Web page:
Summer Reading: Good Words to Focus On!
Brandon Sun “Small World” Column, Monday, June 25 / 18
For some people, summer is not only golf or swimming season, but also reading season. During the winter, people may be too busy with studies or jobs, children or volunteer activities to make any reading progress.
The book companies often promote the idea of readers delving into long door-stopper sized books that are just easy summer reading. Here’s my slightly heavier, more noteworthy short list of books – both fiction and non-fiction - that I would suggest for the cottage, the backyard, the deck or the patio – and for the active mind!
It’s not often that I find myself reading not one, but two books that are on national bestsellers lists! I tend to read more “obscure” titles that don’t have as large a public following. But here I was recently reading The American War by Omar El Akkad, a former Globe & Mail journalist who has reported on violence from the Middle East to the streets of the urban USA.
This book is a realistic and depressing dystopian novel about the USA not too far in the future after a second Civil War, this time not fought over slavery but over the use of fossil fuels. It also takes place after the effects of climate change have caused loss of land, jobs and common purpose. While this book isn’t quite out of the headlines of today’s newspaper, it could be out of tomorrow’s. Social and historical tensions seem always to be near the surface in our world, and climate change might be the spark that ignites them.
Sharing the spotlight on the bestsellers lists at the same time was The Shadow Land by Elizabeth Kostova, the acclaimed author of a previous novel, The Historian. A beautifully written book, it tells a story of the impact of totalitarianism on a family and their co-workers and friends. While it is set in Bulgaria from the Communist Era to today, it could be about many countries in our world today.
A number of years ago, I bought a book by William Boyd. I found it difficult to get into, so I set it aside and didn’t pick it up again for a long while. I persisted on a second attempt and now can’t get enough of this British author who writes about war, colonialism and human relations in an off-beat, dark humour kind of way. His books are set in the 20th Century and often focus on the impact of the First World War.
A number of his books, such as Any Human Heart and The New Confessions actually take a person and follow them through their lifetime, which tends to encompass the 1900s, weaving a personal story through the issues of those years. An Ice-Cream War and A Good Man in Africa are centred in the so-called "Dark Continent," also great reading!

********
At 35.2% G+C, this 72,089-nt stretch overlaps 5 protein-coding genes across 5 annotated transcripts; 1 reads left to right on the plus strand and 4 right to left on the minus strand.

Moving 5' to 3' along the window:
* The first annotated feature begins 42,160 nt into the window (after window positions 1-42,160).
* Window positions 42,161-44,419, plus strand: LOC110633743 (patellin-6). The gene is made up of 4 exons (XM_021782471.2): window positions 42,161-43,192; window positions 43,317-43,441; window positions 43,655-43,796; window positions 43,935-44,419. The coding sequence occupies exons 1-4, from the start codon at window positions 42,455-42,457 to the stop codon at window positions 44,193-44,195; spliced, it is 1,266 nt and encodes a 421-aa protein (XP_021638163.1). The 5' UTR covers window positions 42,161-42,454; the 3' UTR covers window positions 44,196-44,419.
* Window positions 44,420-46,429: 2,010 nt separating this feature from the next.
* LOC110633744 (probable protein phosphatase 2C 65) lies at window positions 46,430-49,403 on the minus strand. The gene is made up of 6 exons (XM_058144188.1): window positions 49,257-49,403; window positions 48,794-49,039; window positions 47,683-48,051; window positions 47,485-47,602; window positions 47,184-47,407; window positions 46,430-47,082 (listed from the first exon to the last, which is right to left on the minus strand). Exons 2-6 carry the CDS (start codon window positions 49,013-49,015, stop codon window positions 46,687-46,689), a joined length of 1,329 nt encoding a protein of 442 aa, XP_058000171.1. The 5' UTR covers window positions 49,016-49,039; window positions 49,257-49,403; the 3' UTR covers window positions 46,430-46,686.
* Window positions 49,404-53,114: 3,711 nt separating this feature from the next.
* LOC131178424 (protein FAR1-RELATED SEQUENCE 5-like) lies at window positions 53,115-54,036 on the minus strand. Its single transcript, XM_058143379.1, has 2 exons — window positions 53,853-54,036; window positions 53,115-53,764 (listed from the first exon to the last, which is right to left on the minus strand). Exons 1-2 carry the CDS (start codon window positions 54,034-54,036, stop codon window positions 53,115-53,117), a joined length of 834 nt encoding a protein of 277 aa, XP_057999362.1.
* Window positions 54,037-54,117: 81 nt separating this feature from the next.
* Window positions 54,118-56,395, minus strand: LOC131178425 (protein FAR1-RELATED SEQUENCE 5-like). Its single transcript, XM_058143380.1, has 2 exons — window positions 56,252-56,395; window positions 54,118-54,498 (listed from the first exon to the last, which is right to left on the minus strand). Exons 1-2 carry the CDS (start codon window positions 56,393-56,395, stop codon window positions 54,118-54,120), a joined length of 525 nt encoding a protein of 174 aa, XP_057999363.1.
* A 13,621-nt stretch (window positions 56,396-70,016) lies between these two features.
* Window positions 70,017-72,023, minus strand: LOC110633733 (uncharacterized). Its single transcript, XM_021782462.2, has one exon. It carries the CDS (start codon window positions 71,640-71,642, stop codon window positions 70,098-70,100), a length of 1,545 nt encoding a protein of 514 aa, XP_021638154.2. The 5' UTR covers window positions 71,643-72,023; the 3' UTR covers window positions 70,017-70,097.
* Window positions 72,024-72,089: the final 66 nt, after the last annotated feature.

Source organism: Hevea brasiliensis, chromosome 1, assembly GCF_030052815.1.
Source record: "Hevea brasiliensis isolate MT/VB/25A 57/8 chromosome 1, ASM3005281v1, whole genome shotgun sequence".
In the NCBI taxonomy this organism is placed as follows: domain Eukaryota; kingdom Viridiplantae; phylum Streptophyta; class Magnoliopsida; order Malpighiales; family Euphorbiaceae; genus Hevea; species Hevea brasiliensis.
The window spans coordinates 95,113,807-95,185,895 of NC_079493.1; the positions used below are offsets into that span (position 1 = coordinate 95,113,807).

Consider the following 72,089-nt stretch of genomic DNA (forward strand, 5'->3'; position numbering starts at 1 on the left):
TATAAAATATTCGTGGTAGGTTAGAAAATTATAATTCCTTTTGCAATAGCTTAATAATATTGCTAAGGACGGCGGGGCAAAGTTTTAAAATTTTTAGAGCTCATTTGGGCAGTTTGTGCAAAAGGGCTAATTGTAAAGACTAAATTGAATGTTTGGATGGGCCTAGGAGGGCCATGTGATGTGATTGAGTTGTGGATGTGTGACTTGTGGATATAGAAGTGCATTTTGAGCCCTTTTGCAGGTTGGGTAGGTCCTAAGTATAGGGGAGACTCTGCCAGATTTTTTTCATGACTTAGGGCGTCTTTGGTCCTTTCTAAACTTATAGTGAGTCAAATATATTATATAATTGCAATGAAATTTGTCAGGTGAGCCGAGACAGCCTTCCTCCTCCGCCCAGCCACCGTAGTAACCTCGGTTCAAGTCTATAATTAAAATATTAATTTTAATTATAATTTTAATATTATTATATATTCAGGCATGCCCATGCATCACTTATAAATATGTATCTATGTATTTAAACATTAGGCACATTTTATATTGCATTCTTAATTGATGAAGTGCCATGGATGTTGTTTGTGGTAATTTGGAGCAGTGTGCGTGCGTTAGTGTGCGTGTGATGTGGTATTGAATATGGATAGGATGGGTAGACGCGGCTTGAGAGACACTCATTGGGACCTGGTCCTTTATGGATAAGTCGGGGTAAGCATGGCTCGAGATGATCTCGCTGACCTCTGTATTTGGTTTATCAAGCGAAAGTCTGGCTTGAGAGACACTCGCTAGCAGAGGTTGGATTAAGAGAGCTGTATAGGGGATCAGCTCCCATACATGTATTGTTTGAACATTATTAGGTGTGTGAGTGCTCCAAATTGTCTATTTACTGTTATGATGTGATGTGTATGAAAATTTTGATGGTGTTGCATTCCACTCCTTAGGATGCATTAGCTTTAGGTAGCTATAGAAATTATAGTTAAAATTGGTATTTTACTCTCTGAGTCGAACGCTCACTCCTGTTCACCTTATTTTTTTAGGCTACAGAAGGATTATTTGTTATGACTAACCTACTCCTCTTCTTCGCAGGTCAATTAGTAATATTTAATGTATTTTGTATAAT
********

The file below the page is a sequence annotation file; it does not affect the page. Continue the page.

Finally, here is some non-fiction. Many of my columns are about global issues and I’m always on the lookout for new ideas and information that will grab our attention. Our society believes in economic growth – no successful political party is against it!
So, I was interested to hear about the book Doughnut Economics: 7 Ways to Think like a 21st Century Economist by Kate Raworth, who says that for our own futures, we need to think about sustainability and social good first of all. Notice the spelling of Doughnut – she’s a British professor and popular speaker. You can find her on YouTube and in TED Talks. Her doughnut is the graphic she uses to describe an economy that has a social foundation and an ecological ceiling.
It’s been a tough year. I’ve lost two of my favourite authors, as I am a devoted fan of mysteries, war-time spy novels and the like. We’ve lost Philip Kerr, author of the Bernie Gunther series, about a cop in Nazi Germany. Each book picks up a thread of Bernie’s life, as a soldier, a policemen, a private detective, a fugitive and more. Kerr was only 62 when he died.
And we lost Sue Grafton, she of the alphabet murders – "A is for Alibi," "B is for Burglar" – set in a mythical town in California and starring Kinsey Millhone, someone that over the two dozen books written became a friend. "Y is for Yesterday" was Grafton’s last.
But consider picking up either series – they are both addictive.
The nice thing about books is that you don’t have to buy them hard copy. You can borrow them from your local library, and you can download them to your electronic device. Books are an efficient and enjoyable investment for your entertainment dollar, your educational development and your soul.
Zack Gross is a former Executive Director of Brandon’s The Marquis Project and now co-ordinates outreach for Fair Trade Manitoba.
See my list from 2012:
Serious summer reading looks good to those around you!
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